Attribution Part II: Don't overthink it

Attribution Part II: Don’t overthink it

Last time, we took a look at a few common mistakes that are easy to make when trying to attribute cyber attacks. To recap:


  • Panic over one indicator
  • Chase unrealistic threat models (Are you a cleared defense contractor or a law firm servicing one? No? Then APTs are probably not for you.)
  • Demand unambiguous data before implementing mitigations. You will not get it, and you will annoy your SOC.

So let us try to see if we can do better. Here’s a banking-themed phish a colleague received back in July.


This is actually pretty decent as banking phishes go. There aren’t any obvious English mistakes tying the content to a specific geographic region*, the language is not hyperbolic, and the signature at the bottom is for a real person. Further, there is no WHOIS data, so the first inclination is to throw up our hands and call it a day. But when we pulled up the landing page, servicesbay[.]ru/ (currently down), it has provided a form to enter personal financial information that mirrored MBNA site resources but did not validate user input. Further, the root domain had an open directory leading to other phishes. From an attribution standpoint, we now know a few things:

  1. The phish was not targeted. No personal victim information appeared on the pitch, and elements of its language could be tracked back to at least 2012.
  2. The threat actor sophistication is low.

Number two is the tough part, because how can we tell? Incidentals like MBNA not having a “Client Security” division, and “Carl Fiorentino” being a Tiger Direct exec who served 80 months in federal prison for fraud, indicates that our threat actor was disinclined to do his homework. But more telling is the landing page. Landing pages are where the threat actor has one chance to convert user trust and attention into profitable information theft. So the lack of input validation—is this a valid email and credit card, for example—suggests that the threat actor is not really sharp enough to steal efficiently.


We could stop here, if so inclined. Looking at the mechanism of the phish itself, one can form a reasonable belief that it is not targeted specifically to our organization, and the actor is of low sophistication. Those are really the bare bones needed to implement threat mitigations. But let’s take it a little further.

Passive DNS on the landing page has yielded the following (now mostly down):

  • Servicechk[.]ru
  • Serviceacc[.]ru
  • Cs-def[.]ru

Here we have two sites quite similar to the original landing page, also lacking significant WHOIS, but we can now reasonably say that the phish is hosted by the threat actor, rather than dropped on a compromised benign site. The last site is interesting, as it appears to be a Russian Counterstrike fan page. Given that the phish IP had quite a low number of overall hosts, and fans of online multiplayer games tend to enjoy talking about them online, odds are decent that we might find our threat actor talking about the game. Googling the site itself yields a fair number of hits:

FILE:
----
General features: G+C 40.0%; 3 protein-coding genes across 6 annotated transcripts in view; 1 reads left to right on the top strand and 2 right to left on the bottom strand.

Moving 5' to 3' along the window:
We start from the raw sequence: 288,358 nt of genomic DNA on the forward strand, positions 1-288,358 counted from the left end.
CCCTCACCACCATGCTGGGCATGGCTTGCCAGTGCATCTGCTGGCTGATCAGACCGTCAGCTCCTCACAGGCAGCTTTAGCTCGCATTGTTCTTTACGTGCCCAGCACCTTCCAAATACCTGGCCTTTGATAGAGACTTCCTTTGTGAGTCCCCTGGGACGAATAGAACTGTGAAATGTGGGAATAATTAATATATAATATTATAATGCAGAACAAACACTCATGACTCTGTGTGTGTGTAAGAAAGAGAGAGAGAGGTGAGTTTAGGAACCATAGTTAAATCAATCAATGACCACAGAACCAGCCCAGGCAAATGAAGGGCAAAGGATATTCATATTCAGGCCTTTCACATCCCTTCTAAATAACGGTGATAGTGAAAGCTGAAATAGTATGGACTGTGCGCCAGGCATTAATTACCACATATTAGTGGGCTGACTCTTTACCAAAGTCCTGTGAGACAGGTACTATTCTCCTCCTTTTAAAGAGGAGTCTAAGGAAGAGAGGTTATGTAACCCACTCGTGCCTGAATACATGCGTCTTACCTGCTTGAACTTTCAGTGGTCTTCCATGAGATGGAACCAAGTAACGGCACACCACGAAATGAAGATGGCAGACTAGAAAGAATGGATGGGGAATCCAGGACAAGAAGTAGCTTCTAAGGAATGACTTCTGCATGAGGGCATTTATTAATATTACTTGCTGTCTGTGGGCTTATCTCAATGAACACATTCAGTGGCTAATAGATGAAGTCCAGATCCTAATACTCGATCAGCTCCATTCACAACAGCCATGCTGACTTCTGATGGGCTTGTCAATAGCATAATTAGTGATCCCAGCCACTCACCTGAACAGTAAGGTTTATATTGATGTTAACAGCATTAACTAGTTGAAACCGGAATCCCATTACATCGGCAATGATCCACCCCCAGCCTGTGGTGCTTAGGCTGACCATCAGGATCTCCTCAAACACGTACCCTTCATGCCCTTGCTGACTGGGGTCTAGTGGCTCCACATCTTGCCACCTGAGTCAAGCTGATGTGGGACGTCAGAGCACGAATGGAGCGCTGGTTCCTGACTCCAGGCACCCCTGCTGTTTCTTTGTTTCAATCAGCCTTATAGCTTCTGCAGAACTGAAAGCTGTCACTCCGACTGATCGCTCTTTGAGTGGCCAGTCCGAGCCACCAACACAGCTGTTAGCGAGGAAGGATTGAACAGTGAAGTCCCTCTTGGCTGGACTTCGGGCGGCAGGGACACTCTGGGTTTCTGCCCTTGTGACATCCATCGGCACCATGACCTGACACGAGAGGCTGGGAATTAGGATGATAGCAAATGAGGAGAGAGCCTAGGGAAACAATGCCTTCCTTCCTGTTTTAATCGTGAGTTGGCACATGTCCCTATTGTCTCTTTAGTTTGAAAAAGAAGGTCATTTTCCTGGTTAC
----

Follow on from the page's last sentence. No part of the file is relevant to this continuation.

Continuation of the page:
One of those hits is a profile:


And there we have a name to match our phish. Some caveats:

We have absolutely NOT proven 100% that the above name is behind the phish. Passive DNS does not prove a direct one-to-one link between ownership of multiple websites, even when the overall number of hosts is exceptionally low. Further, we don’t know who the cs-def site owner has given admin credentials to; and lastly, we can’t discount the possibility of a malicious third-party executing a takeover of his infrastructure. However…

We have a reasonable, evidence-backed suspicion that a Russian actor has instigated a generic, low-sophistication phishing wave sent to targets of opportunity.

Given that the above statement is sufficient grounds to make an informed decision on security mitigations, we can consider the attribution complete. Notice that none of the information above is definitive. Alternative Competing Hypotheses can still be applied. The important part is that internal attribution** does not have to be definitive. It has to be reasonable. Should new information alter prior judgement, the attribution should swing back to incomplete and we start the process over.

So we can see using the above example that attribution does not have to be painful, dramatic, or movie-plot ridiculous. At its core, practical cyber threat attribution is about making reasonable judgments against a typically reliable data set in order to drive mitigation decisions. No Pandas, Bears, or three-dimensional matrices required. Tune in next time for Part III: Where Do I Go From Here?

* People go wrong here quite a bit. Amateur language analysis tends to rely heavily on tone, and quantity of mistakes. This is wrong. Rough geographic language typing is done by the quality of mistakes, as second language communicators tend to make English mistakes congruent with the grammar of their native language.

** ALL of your attributions should be internal.


William Tsing

Breaking things and wrecking up the place since 2005.